Repeal of National Prohibition

by David J. Hanson, Ph.D.

National Prohibition in the US was repealed in 1933, but the temperance mentality is alive and well.

Because Constitutionally mandated Prohibition is widely recognized as having been a disastrous failure and currently lacks political support, modern prohibitionists are using a different approach to achieving their goal. 1

Their tactic is to establish cultural rather than strictly legal prohibition by making alcohol beverages less socially acceptable and marginalizing those who drink, no matter how moderately. Like the hatchet-wielding Carrie Nation and other prohibitionists who preceded them, modern prohibitionists (or neo-prohibitionists) don’t distinguish between the use and the abuse of alcohol.

The zealots who propagandized for the disastrous National Prohibition (1920-1933) acted in a time when there was little scientific knowledge about the effects of alcohol and they had strange ideas. Consider these assertions:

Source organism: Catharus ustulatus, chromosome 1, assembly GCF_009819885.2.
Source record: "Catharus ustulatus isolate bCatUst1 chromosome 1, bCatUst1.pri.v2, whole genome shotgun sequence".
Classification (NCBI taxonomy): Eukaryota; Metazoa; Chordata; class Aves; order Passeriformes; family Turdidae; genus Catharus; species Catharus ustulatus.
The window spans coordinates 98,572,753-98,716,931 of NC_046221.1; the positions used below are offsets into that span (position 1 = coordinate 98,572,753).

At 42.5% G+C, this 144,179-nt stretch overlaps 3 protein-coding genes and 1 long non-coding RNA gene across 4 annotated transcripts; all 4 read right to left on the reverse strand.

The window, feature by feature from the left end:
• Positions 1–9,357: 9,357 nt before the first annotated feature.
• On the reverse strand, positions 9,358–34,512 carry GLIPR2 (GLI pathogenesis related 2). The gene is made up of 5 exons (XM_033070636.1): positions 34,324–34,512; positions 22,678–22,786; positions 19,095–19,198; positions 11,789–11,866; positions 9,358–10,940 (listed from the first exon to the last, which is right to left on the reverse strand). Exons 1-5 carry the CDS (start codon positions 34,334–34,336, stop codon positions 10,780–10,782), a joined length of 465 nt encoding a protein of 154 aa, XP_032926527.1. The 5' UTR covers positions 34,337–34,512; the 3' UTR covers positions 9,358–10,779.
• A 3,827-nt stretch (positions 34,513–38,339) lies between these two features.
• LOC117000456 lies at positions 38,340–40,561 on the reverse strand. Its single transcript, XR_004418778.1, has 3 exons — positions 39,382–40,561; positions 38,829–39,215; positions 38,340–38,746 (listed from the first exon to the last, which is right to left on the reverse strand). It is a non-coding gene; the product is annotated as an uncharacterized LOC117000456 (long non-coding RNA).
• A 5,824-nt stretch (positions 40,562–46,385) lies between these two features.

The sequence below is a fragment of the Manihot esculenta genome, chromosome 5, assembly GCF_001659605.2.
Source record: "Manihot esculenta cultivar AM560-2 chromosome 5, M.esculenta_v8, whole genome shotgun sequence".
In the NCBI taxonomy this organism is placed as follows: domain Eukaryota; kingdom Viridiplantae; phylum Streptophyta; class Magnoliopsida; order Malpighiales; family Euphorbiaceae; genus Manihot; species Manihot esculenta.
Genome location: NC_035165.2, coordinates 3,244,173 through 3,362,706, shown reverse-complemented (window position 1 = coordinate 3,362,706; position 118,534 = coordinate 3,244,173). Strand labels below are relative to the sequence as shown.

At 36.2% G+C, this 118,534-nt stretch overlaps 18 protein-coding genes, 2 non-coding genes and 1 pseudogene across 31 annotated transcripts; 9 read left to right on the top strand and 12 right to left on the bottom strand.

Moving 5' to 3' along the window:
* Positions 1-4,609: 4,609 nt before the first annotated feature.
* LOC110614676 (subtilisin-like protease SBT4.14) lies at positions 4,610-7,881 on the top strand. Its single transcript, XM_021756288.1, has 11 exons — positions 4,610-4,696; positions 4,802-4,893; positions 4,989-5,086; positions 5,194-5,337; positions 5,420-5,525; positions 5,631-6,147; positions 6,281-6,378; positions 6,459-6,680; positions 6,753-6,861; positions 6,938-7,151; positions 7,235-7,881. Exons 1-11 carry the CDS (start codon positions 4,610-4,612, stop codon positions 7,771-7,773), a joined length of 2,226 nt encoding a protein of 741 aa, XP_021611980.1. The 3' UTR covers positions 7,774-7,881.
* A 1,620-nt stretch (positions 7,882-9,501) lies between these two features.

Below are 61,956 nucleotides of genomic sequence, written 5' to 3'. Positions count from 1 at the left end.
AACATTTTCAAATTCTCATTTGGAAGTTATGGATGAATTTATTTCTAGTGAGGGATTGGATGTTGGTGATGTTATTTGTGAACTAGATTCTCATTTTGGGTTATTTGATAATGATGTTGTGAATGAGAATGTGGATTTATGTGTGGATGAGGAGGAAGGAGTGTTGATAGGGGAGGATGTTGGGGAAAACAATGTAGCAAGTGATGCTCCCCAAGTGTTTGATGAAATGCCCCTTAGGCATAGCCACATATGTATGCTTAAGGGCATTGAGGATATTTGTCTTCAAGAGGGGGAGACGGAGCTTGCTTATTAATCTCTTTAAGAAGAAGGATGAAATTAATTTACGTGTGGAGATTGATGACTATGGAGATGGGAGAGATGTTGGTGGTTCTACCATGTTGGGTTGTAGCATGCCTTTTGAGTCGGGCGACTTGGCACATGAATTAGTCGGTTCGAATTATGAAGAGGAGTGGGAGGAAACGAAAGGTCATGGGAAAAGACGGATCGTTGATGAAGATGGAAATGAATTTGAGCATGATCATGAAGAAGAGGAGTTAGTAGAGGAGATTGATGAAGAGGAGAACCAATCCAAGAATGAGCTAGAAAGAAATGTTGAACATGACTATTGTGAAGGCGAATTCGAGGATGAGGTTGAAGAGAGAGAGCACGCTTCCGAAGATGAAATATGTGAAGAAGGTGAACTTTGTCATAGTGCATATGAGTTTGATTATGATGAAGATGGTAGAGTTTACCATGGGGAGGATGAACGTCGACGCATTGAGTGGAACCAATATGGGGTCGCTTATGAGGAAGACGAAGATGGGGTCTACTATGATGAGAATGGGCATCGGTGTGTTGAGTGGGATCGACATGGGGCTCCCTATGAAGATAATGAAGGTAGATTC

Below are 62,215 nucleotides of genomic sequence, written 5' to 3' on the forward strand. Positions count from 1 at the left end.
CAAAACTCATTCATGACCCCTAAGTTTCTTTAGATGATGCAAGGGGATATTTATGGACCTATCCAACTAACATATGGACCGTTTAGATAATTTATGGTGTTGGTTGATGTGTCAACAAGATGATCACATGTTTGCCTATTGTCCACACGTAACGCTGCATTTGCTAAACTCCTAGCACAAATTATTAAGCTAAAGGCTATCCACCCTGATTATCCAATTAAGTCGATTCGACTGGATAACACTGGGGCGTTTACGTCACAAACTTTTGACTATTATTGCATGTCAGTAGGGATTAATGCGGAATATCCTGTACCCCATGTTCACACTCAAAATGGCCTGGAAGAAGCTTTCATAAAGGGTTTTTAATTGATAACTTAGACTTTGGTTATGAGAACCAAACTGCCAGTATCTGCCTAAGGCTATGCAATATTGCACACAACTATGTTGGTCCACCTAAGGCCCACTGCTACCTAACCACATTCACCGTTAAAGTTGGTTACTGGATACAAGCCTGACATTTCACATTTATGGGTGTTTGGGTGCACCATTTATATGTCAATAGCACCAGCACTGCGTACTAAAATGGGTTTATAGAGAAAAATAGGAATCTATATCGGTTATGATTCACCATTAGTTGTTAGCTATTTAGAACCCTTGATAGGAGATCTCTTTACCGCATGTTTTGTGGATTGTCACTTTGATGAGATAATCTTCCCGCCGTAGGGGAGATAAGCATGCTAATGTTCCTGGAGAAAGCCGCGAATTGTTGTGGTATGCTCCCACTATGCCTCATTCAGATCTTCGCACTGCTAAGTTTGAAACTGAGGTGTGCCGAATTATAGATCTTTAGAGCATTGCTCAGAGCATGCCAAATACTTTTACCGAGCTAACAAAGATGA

Astonishingly, all these statements, which are very misleading at best, were not made by prohibitionists of old but by officials representing governmental agencies of today. Significantly, the comments are not based on scientific evidence but instead seem to reflect a neo-prohibitionist effort to stigmatize alcohol.

Because of the clear failure of prohibition, today's neo-prohibitionists and other reduction-of-consumption advocates now typically call for a variety of laws and other measures to reduce rather than completely prohibit consumption. They tend to believe
that:

These beliefs lead neo-prohibitionists (often called reduction-of-consumptionists, neo-drys, or neo-Victorians) to call for such measures as:

Unfortunately for the neo-prohibitionists, the scientific evidence doesn’t provide good support for their recommendations. For more, visit Law and Policy.

To learn more about some of the major neo-prohibitionist groups and individuals, visit:

 

References and Readings

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